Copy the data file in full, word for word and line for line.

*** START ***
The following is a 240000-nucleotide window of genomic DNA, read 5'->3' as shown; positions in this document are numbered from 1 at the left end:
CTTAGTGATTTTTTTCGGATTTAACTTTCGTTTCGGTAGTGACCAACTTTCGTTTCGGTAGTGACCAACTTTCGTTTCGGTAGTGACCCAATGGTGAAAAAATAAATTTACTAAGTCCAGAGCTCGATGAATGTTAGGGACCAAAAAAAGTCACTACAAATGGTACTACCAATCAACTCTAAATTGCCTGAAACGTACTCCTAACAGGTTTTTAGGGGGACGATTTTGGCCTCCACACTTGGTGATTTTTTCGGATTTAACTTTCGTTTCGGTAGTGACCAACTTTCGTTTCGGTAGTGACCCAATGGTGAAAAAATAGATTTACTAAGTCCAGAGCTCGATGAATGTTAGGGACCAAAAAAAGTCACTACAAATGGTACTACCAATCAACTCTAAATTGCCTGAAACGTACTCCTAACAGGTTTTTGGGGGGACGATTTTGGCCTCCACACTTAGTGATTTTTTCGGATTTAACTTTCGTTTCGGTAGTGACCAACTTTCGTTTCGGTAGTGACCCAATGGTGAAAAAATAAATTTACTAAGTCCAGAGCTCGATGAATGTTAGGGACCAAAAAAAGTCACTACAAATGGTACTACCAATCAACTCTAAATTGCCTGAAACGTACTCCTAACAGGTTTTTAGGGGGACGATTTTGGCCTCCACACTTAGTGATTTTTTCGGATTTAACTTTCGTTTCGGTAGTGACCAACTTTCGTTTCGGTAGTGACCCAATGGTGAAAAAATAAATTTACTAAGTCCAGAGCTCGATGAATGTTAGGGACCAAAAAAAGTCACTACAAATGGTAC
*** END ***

The following is a 240000-nucleotide window of genomic DNA, read 5'->3' as shown; positions in this document are numbered from 1 at the left end:
CTTAGTGATTTTTTTCGGATTTAACTTTCGTTTCGGTAGTGACCAACTTTCGTTTCGGTAGTGACCAACTTTCGTTTCGGTAGTGACCCAATGGTGAAAAAATAAATTTACTAAGTCCAGAGCTCGATGAATGTTAGGGACCAAAAAAAGTCACTACAAATGGTACTACCAATCAACTCTAAATTGCCTGAAACGTACTCCTAACAGGTTTTTAGGGGGACGATTTTGGCCTCCACACTTGGTGATTTTTTCGGATTTAACTTTCGTTTCGGTAGTGACCAACTTTCGTTTCGGTAGTGACCCAATGGTGAAAAAATAGATTTACTAAGTCCAGAGCTCGATGAATGTTAGGGACCAAAAAAAGTCACTACAAATGGTACTACCAATCAACTCTAAATTGCCTGAAACGTACTCCTAACAGGTTTTTGGGGGGACGATTTTGGCCTCCACACTTAGTGATTTTTTCGGATTTAACTTTCGTTTCGGTAGTGACCAACTTTCGTTTCGGTAGTGACCCAATGGTGAAAAAATAAATTTACTAAGTCCAGAGCTCGATGAATGTTAGGGACCAAAAAAAGTCACTACAAATGGTACTACCAATCAACTCTAAATTGCCTGAAACGTACTCCTAACAGGTTTTTAGGGGGACGATTTTGGCCTCCACACTTAGTGATTTTTTCGGATTTAACTTTCGTTTCGGTAGTGACCAACTTTCGTTTCGGTAGTGACCCAATGGTGAAAAAATAAATTTACTAAGTCCAGAGCTCGATGAATGTTAGGGACCAAAAAAAGTCACTACAAATGGTAC